Why so fast an effect? the nervous system reacts that fast to shut down performance where a threat is perceived. Inflammation in the shoulder: restrict movement; vision problem - yes, threat - slow down movement.

Neurons are very tiny: it doesn't take a huge BOO! of surprise to trigger an inner threat response and appropriate system power withdrawl.  Often that threat is so subtle we don't initially perceive it. But our nervous system does - have you seen this demo of the arthrokinetic reflex to underline this point?

By the time we do see something - pain, performance, plateau, etc - the issue may be bigger, but there will still be an immediate response to threat reduction.

The role of a movement assessment is that by looking at one's movement and one's responses to movement work, we begin to find a path to address what's happening that is having whatever the performance cost is - whether that cost is pain or plateau or whatever - and from there we develop active strategies  to get it sorted.

A movement assessment uses a suite of tools to consider movement, including the visual, vestibular and proprioceptive systems. It starts with the understanding that the nervous system drives everything; connects everything, so working with the nervous system as directly as possible is a fast path to immediately testable results. Right. This. Second. Movement is a Fast Connector to immediate change.

The role of a movement specialist in this process is to look at and listen to what a person's movement may be saying about their performance. It lets the specialist begin a dialogue with one's performance to get that performance back. If a hip is not moving well, for instance, it might be that working with one's ankles and shoulders will help; it may be that checking one's balance or vision will help give back that range of motion to the hip; it may be moving out of a dark gym and into a better lit area that makes the difference. We see the effect immediately in movement.

People who Would Benefit from Movement Assessments: all of us.
I've seen folks who move very well - Dennis Frisch whom i interviewed a little while ago about bodyweight work has beautiful form. But alas none of us are perfect. But hurrah, the more perfect the movement, often the better everything else. Movement is Plastic! we can improve it - constantly. 

Scenarios: as identified above, anyone who says "i get sore when i try this" or "i can't break past this weight for this lift" or "i get headaches sitting at the computer" or "my vision is getting worse" or "i'm having a hard time sleeping" - no exaggeration - a movement assessment can only help.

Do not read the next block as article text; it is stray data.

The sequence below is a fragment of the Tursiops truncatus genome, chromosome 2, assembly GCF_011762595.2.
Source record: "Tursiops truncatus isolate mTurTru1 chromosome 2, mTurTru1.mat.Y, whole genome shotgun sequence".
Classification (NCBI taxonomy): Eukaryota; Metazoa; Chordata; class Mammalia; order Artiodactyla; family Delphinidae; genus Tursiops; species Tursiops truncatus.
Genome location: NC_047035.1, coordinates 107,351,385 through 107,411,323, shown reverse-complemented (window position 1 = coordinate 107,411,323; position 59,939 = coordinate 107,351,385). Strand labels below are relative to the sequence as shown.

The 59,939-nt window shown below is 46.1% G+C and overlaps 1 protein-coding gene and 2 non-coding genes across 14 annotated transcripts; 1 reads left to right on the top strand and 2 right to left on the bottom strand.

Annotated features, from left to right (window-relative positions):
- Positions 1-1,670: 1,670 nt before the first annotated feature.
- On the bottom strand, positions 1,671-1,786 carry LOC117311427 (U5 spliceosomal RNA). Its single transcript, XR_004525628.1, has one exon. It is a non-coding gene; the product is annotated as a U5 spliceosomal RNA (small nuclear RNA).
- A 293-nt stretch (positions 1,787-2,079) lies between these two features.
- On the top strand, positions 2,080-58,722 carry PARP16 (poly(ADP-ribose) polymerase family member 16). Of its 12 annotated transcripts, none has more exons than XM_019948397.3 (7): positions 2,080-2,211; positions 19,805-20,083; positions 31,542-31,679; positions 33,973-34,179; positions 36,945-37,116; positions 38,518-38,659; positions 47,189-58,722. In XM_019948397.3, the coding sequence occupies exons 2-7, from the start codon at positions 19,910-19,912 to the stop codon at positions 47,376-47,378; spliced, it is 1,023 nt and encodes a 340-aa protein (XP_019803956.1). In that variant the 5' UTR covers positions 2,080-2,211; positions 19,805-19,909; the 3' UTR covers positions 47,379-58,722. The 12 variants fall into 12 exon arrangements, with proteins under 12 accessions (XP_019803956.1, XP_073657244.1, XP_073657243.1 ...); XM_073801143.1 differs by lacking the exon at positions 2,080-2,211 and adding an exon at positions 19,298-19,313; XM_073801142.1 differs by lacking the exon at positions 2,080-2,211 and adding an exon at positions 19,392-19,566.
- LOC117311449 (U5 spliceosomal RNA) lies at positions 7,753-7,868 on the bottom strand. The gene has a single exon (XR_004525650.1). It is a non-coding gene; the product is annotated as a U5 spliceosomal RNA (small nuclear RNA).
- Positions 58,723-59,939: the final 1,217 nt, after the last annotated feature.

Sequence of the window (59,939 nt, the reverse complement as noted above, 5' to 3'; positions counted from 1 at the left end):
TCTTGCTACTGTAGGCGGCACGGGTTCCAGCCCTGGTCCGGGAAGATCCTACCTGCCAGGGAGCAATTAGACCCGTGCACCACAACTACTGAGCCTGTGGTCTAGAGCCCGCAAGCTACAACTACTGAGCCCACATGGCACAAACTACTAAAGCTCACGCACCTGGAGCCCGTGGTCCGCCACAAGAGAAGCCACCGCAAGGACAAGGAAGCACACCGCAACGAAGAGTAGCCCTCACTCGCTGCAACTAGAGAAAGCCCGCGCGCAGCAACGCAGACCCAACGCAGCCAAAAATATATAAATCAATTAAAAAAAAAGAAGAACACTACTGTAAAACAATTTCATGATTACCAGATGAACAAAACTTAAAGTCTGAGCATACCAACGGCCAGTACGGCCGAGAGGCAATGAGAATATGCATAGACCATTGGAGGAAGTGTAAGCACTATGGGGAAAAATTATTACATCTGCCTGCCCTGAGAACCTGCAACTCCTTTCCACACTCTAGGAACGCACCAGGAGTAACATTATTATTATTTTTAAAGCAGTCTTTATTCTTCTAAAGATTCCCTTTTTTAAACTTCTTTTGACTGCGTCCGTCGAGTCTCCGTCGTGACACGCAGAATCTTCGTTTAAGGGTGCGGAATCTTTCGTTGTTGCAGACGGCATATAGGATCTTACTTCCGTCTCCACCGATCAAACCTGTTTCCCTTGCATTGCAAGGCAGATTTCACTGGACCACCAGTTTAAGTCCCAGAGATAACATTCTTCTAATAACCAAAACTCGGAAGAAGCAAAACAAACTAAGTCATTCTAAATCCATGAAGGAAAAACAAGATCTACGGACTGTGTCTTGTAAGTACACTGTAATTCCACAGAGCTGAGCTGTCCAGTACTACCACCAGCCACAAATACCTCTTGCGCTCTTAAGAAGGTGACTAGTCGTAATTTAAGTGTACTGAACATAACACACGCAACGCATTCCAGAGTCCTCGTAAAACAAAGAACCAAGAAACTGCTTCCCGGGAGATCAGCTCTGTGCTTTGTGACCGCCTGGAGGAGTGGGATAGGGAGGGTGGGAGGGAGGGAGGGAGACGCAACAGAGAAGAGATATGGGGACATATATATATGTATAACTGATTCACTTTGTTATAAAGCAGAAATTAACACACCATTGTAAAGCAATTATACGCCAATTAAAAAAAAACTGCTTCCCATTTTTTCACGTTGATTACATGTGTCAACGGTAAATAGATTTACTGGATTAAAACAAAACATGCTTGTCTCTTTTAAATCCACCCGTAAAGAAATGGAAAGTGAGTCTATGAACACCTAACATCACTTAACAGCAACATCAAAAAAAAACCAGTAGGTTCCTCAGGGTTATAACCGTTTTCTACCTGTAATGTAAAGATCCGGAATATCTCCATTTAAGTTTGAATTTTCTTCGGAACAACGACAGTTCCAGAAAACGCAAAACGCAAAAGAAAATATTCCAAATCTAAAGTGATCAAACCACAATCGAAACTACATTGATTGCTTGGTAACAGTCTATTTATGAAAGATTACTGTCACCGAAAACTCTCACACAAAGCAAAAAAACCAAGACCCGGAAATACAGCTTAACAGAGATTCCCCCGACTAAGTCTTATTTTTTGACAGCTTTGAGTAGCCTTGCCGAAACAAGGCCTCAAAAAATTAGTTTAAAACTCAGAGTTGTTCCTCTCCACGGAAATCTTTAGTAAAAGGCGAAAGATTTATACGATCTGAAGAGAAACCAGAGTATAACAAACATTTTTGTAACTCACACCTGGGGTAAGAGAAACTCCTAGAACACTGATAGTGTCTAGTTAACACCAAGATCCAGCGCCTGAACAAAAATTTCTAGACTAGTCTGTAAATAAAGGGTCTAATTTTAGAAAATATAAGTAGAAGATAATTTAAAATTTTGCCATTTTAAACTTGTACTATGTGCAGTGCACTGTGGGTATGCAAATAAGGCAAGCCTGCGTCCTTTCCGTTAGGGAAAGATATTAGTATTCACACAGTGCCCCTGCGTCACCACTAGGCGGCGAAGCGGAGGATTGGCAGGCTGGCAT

Everyone is Individual. The intriguing thing is that while we all have a lot in common in terms of our physiology, the combinations of differences in our experience mean that what may be causing me the exact same pain in my shoulder may be utterly different from what's causing yours. A movement assessment is dynamic. By assessing and reassessing throughout the movement assessment, we tune in what's working; we chuck what's not. Immediately. It's also an active process - you are doing the movments, the work - which means the tools you get in an assessment you take home with you for your practice, benefit and continued self-assessment.

Caveat: let's assume that anyone reading this who's thinking of an assessment has seen their medical professional and been cleared to rehab or to train. Going from there, let's look in more detail at the what and why of an assessment.

The next bits here go over some of the things that happen in an assessment and why, then looks a bit at the rationale for the approach. 

Assessment Overview
The name movement assessment - at least how i'm talking about it - is very much short hand for a suite of evaluations that a movement specialist would carry out sitting down with you. And indeed, since there are good folks and better folks in any profession, this check list may help you determine if the person you're thinking of working with you is indeed right for you.

Ok, so what would a movement assessment include?
Client History. First things first is usually doing a written history and an interview about your history. This preliminary work can be super detailed or more concise depending on your goals with that coach/specialist.  For instance, if you're working on nutrition and fitness, and the movement assessment is part of a baseline view of you, that history may include a food log and a lot of info about eating practices; if you're going in because you have this pain in your knee, well the food part may be initially far more brief. In each case, injury history, medical conditions, current supplements etc etc are going to be part of the intake.

Movement. At the heart of something called a movement assessment would be, you would think, an assessment of one's movement. Absolutely. The cool thing is, movement is informed by a lot of stuff, from the stresses we're experiencing  to the cast on the foot that may be currently limiting us.